At the beginning of the alignment and cutting operation, the ends of two webs 10, 11 are engaged or clamped by the take-off apparatus 17 and pulled from their bolts 18, 19 or other source of supply by an identical, predetermined length, in the course of which they travel over a roller 9 rotatably supported on the frame 12 and slide over a bed plate 8, likewise secured to the frame 22. The take-off clamps 25 grasp the webs 10, 11 in the vicinity of their cut edges, and via the drive motor 34 the take-off apparatus 17 is moved to the left, as seen in FIGS. 1 and 2, into its outset position. As soon as the take-off apparatus 17 reaches this position, the additional take-off segments 37a, 37b begin to function (tripped by a follow-up control, for instance). In the course of the downward motion of the drop bars 38, the webs 10, 11 are pulled into the chute 42, by different extents corresponding to the various repeat lengths desired for each of the respective webs, each forming a fold. This additional take-off is controlled by the scanner elements 41 scanning the nap-free bands 12, 13. Before the drop bars 38 finish their downward motion, one of the nap-free bands or lanes 12, 13 is located beneath each of the aligning strips 55. The strips are lowered so that their aligning shoes 56 are placed on the foundation weave 14 of the nap-free bands 12, 13. The lowering of the aligning strips 55 is controlled by the scanner elements 41 scanning the nap-free bands 12, 13. This situation is shown in FIG. 6. During the remainder of the downward motion of the drop bars 38, the misaligned webs 10, 11 are correspondingly pulled farther downward and in the process straightened by the aligning shoes 56, which for this purpose come into contact successively with the edges 16 of the terry or pile on nap-free bands 12 and 13. The edge of the pile yarns form stops which cooperate with and become engaged by the aligning shoes 56 progressively across the width of the fabric as relative movement between the lanes 12/13 and the shoes 56 occurs due to the drive imparted to the fabric by the downward movement of bars 38. Once each of the shoes 56 engages the edge 16 across the width of the fabric and the webs 10, 11 have been straightened and the nap-free bands 12, 13 are each in alignment in the center with the cutting apparatus 47, and its knives 48, 50 (see also FIG. 7), then the correct repeat length in each case will also have been drawn off by the bars 38. Downward motion of the bars 38 will then have been completed. As already noted, this state is ascertained by the scanner element 41, which reverse the actuating cylinders 40. Before the aligning strips 55 are raised by the actuating cylinders 58, the retainer segments 64a, 64b come into operation. Lever arms 66 are pivoted downward thus placing the footplates 65 against the webs 10, 11 by the actuating cylinders 70, in order to press the webs against the bed plate 8. At the same time, the transport strips 46 are moved downward against the webs 10, 11, in order to press the webs against the bearing segments 45 of the bent sheets 44. Then the knife 48 is pivoted downward by the actuating cylinder 52, and in cooperation with the stationary knife 50 cuts off the drawn pieces of fabric 10', 11'. Once the cut is made, the knife 48 is immediately pivoted back upward into its outset position.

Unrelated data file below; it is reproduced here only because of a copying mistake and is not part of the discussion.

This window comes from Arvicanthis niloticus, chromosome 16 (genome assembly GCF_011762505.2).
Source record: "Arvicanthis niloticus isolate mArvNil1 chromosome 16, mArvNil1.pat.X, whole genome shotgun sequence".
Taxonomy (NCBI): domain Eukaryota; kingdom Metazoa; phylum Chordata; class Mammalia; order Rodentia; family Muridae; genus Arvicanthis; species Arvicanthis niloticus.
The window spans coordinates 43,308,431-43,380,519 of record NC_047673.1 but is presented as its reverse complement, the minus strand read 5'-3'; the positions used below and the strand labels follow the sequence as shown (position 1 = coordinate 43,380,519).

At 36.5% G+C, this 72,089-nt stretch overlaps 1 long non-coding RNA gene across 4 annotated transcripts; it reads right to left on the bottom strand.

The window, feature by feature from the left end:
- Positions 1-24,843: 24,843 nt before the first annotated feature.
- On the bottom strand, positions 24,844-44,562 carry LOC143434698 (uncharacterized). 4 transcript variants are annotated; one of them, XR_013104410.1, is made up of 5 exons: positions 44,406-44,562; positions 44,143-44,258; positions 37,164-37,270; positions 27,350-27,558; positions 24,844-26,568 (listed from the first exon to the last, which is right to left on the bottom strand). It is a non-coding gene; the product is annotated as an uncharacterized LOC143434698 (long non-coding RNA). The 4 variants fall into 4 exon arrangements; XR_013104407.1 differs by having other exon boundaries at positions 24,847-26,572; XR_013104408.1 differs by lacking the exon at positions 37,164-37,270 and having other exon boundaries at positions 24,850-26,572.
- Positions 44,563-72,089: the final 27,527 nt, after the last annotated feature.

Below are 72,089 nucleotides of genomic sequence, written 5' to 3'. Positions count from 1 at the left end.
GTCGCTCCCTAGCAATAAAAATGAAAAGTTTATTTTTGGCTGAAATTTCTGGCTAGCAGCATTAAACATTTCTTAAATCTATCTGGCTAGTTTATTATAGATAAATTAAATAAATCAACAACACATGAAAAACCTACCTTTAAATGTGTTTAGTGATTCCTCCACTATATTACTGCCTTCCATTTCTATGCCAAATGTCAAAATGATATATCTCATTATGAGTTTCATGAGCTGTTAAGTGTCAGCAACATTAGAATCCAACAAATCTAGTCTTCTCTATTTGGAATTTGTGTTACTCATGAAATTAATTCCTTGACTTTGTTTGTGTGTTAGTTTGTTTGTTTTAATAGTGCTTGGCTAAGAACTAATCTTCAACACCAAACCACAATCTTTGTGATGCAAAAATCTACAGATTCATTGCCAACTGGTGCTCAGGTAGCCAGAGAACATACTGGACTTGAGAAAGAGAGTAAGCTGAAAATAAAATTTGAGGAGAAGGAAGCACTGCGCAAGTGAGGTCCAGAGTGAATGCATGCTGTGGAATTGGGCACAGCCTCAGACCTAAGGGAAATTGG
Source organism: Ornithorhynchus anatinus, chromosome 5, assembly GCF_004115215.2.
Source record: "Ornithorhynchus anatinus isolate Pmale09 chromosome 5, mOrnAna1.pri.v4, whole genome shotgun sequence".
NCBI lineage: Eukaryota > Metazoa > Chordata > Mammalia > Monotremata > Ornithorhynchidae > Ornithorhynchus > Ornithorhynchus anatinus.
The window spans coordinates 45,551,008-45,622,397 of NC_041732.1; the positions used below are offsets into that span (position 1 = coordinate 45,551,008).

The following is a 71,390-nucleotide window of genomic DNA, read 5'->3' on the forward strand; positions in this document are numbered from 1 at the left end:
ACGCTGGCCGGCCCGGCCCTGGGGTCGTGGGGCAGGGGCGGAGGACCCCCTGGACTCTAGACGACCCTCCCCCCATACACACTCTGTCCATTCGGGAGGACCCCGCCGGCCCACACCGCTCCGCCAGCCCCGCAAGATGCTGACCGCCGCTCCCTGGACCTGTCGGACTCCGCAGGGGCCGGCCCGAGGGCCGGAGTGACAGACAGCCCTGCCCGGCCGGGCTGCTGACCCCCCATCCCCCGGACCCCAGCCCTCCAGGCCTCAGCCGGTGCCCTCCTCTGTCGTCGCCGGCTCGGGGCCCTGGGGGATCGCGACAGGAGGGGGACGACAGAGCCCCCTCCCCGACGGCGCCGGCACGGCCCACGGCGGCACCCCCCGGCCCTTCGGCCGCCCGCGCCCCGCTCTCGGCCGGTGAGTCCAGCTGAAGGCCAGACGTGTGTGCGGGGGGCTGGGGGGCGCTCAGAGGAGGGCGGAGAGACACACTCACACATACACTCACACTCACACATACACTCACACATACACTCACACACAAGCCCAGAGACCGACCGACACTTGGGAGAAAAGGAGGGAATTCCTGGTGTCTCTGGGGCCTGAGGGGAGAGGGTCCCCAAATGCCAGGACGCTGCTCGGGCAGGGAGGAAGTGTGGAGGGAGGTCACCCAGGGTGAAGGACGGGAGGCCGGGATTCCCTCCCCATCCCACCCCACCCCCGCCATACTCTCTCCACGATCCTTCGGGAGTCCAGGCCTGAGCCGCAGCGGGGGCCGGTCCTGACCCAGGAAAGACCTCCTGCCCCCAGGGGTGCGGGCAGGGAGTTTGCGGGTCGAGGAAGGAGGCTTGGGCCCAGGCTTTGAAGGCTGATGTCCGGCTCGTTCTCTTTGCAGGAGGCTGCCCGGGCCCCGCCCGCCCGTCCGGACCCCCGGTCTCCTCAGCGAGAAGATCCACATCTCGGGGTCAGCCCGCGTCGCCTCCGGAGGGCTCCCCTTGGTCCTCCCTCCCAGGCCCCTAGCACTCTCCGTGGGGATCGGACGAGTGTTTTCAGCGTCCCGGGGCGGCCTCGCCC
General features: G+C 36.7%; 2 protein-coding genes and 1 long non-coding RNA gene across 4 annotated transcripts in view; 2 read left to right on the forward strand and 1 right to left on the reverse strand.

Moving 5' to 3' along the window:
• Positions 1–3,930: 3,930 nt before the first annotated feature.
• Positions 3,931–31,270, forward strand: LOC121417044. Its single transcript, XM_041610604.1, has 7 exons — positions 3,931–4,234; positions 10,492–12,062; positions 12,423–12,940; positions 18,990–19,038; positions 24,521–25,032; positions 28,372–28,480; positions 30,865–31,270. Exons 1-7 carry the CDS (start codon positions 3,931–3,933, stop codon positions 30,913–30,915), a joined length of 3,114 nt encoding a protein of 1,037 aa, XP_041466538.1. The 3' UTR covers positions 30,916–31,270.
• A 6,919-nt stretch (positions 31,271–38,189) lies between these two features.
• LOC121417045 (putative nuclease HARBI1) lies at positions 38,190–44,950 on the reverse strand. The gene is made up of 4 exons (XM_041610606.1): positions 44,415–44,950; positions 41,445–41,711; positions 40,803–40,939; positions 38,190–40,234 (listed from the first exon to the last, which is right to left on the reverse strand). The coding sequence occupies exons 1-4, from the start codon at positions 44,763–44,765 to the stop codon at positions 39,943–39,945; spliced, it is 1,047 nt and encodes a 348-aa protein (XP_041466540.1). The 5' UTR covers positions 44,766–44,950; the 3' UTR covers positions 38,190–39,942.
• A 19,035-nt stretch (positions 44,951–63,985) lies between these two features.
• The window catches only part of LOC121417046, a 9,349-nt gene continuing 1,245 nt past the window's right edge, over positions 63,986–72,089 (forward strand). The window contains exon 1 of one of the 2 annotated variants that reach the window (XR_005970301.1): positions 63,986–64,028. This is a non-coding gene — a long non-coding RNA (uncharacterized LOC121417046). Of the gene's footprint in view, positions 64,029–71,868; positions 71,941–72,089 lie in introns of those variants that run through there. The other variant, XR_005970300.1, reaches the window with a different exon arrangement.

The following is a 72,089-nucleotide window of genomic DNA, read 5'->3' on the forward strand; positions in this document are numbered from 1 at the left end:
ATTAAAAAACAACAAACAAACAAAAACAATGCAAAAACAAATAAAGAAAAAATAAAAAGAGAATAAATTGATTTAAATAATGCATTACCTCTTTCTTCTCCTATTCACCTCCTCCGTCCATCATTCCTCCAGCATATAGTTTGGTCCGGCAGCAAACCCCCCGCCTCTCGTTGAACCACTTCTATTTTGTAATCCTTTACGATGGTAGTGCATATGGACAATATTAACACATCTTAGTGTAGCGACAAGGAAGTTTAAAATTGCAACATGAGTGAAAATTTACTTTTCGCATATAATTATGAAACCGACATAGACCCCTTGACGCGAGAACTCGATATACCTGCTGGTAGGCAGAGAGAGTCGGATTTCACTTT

Once the take-off clamps 25 have been pivoted upward by the actuating cylinder 35, the cut edges on the left, as seen in FIGS. 1 and 2, of the fabric pieces 10' and 11' are free. After the drop bars 38 have been raised to their outset position, the transport strips 46 move the now aligned and cut fabric pieces 10' and 11' out of the aligning and cutting portion of the system toward sewing and folding stations, not shown, in which the two cut edges of the pieces 10' and 11' are sewn.
Accordingly, each time a new cycle begins the drop bars 38 are in a raised position, and the knife 48 and the aligning strips 55 are also in their upper outset positions, and the returned transport strips 46 are raised as well. The still-lowered lever arms 66 and their footplate 65 are moved in common by actuating cylinders 69 in the take-off direction of the webs 10, 11 to move webs 10, 11 a suitable distance so that the cut edge can then be grasped by the take-off apparatus 17, and moved toward the right as seen in FIGS. 1 and 2. This motion of the take-off apparatus 17 is effected by the drive motor 34, now turning in the opposite direction. Once the webs 10, 11 have been handed over to the take-off apparatus 17, the footplates 65 are raised and returned to their outset positions via the actuating cylinders 69. The above-described operating sequences are then repeated to perform another alignment and cutting operation.
From FIG. 3 it can be seen that the retainer segments 64a and 64b can be adjusted in staggered fashion. This staggered arrangement is provided for adapting the system to the different widths of the nap-free bands 12, 13. The aligning strips 55 of the segments 54a, 54b of the straightener may also be staggered. This mutually staggered adjustment of the aligning strips 55 is effected by suitable turning of the hand wheels 63. These different adjusted positions of the aligning strips 55 are emphasized even more in FIGS. 8 and 9, because in this case the widths of the nap-free bands 12a, 13a of the webs 10a and 10b differ more significantly than in the webs 10, 11 shown in FIGS. 1-3 and 6-7.